Sunni religious judge Khaldoun Oraymet said, “We have an Islamic sharia that we follow, and that sharia is in no way an obstacle against social unity.”

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With the country struggling in the midst of an economic downturn, which has led to a lack of necessities such as electricity and has prompted many to move elsewhere and seek opportunities, Ormet and others have argued that the issue of civil marriage should be addressed. To raise is now to divert attention from more important problems.

“People now need electricity, water, fuel and a solution to unemployment,” he said.

Rev Abdo Abu Kasm, director of the Catholic Center for Information, agreed, saying, “Does Lebanon’s salvation come through a civil marriage law? Shouldn’t we pull ourselves out of the pit we are in?”

Lawyer Avada said it was because of such crises that the change was needed.

Abu Qassem said that his church does not accept civil marriage as an alternative to religious Catholic ceremony and would oppose an alternative civil marriage law because “we should not confuse people or put them in a position that is not theirs.” to shake the faith.”

He said the Church would follow the law if the state mandated civil marriages, but still urged its followers to have Catholic marriages as well.

For Nammour and Jaber, a civil marriage was a no-brainer. On paper they belong to different faith groups, and in fact, she identifies as an atheist and does not like to put a label on her beliefs. But it is also about rights “in a patriarchal society that gives men the upper hand,” Nammour said, adding that he would have opted for a civil marriage regardless of faith background.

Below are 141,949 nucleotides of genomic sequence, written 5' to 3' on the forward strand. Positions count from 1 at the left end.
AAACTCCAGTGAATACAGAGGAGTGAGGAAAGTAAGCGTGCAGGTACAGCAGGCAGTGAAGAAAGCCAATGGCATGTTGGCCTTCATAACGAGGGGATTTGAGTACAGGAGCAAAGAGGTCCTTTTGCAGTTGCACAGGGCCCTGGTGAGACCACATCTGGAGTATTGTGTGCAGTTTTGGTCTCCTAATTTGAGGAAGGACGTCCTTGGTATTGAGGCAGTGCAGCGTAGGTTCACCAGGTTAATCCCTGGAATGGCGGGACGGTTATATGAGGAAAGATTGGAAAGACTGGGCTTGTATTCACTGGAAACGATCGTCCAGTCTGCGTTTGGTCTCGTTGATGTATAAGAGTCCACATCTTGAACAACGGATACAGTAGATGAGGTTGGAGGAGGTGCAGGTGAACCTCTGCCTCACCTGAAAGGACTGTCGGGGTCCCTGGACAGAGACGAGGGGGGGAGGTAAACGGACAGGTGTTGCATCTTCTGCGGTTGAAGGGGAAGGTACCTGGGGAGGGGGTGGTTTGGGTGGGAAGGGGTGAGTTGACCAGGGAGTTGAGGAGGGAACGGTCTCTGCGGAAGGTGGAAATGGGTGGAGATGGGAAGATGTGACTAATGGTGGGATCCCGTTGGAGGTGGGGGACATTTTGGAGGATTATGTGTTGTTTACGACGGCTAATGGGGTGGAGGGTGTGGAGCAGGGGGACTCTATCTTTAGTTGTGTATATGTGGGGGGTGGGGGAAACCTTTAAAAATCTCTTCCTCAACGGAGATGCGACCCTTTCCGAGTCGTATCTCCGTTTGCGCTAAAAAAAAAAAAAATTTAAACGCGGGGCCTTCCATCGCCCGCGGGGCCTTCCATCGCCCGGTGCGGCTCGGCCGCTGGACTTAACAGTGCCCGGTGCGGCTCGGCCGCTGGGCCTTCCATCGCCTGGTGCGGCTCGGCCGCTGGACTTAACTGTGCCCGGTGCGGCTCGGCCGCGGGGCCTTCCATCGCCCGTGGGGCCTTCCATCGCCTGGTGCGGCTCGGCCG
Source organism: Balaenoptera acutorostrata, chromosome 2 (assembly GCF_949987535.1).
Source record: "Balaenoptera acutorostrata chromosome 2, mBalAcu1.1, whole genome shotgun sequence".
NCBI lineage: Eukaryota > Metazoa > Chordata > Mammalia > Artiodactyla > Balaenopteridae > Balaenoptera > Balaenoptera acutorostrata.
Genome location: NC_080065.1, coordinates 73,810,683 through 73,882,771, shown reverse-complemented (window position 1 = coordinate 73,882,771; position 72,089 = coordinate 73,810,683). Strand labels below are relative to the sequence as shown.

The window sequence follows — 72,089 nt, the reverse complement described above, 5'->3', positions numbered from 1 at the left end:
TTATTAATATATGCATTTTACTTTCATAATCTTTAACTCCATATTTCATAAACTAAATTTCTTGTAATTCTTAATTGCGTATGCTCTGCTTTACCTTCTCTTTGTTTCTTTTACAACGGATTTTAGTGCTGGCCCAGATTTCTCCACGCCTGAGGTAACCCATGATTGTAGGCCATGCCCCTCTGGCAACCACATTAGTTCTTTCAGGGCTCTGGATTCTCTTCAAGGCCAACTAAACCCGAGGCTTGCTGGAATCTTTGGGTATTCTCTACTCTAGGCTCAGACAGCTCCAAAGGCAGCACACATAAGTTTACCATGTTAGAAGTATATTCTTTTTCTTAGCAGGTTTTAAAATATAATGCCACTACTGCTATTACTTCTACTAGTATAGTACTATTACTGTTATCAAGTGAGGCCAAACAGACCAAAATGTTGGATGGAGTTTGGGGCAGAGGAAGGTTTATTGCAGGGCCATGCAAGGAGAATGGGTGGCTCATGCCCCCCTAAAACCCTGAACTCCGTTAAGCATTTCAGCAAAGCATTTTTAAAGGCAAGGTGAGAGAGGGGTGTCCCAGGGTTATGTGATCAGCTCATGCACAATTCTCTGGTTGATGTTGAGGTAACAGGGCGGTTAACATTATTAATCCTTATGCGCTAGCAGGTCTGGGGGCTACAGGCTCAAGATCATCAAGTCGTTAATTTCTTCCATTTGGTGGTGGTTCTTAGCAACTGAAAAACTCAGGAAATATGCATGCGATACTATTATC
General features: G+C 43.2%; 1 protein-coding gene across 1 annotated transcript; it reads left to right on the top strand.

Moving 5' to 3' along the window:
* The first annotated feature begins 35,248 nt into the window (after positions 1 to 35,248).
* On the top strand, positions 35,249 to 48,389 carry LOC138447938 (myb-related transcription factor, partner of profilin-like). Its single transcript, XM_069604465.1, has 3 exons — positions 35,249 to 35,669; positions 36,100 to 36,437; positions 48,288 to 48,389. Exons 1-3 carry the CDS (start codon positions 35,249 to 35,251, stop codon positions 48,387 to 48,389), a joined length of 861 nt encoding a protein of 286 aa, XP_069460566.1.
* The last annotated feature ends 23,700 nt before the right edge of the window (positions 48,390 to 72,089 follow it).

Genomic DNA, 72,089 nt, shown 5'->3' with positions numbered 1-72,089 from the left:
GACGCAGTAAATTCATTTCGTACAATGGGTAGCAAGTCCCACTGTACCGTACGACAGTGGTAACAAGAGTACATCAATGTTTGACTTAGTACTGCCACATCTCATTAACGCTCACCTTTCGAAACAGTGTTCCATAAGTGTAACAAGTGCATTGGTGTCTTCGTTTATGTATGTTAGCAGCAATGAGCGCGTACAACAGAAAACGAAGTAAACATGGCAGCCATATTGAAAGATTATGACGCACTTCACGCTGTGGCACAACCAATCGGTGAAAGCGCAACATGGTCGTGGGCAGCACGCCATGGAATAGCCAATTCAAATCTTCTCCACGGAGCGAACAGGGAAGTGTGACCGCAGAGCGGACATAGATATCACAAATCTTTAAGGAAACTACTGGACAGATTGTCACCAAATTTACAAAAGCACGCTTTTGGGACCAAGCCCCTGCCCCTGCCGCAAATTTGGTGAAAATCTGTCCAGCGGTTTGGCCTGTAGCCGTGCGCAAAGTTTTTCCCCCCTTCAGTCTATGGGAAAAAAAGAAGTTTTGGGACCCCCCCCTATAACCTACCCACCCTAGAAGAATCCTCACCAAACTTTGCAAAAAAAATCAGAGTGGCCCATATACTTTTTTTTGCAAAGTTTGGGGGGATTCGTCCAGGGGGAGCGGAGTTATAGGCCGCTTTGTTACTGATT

Just before the latest brawl broke out, Nammour and Jaber exchanged vows in Cyprus. One of his cousins ​​doubled up as both guest and witness as the trip proved too expensive for the other family members. Nammaur took Jaber’s hand, looked into his eyes and promised to share his happiness and sorrows forever.

“Mabrook,” said the wedding official, congratulating the newlyweds in Arabic as they kissed and hugged.

Now in Beirut, Nammour believes that the struggle to gain civil marriage rights will be a long one.

“Probably not in the lifetime of our generation,” said Nammour, who is pregnant with the couple’s first child together. “But it will happen.”


The Associated Press religion coverage is supported by the Associated Press’s collaboration with The Conversation US, with funding from Lilly Endowment Inc. Associated Press is solely responsible for this content.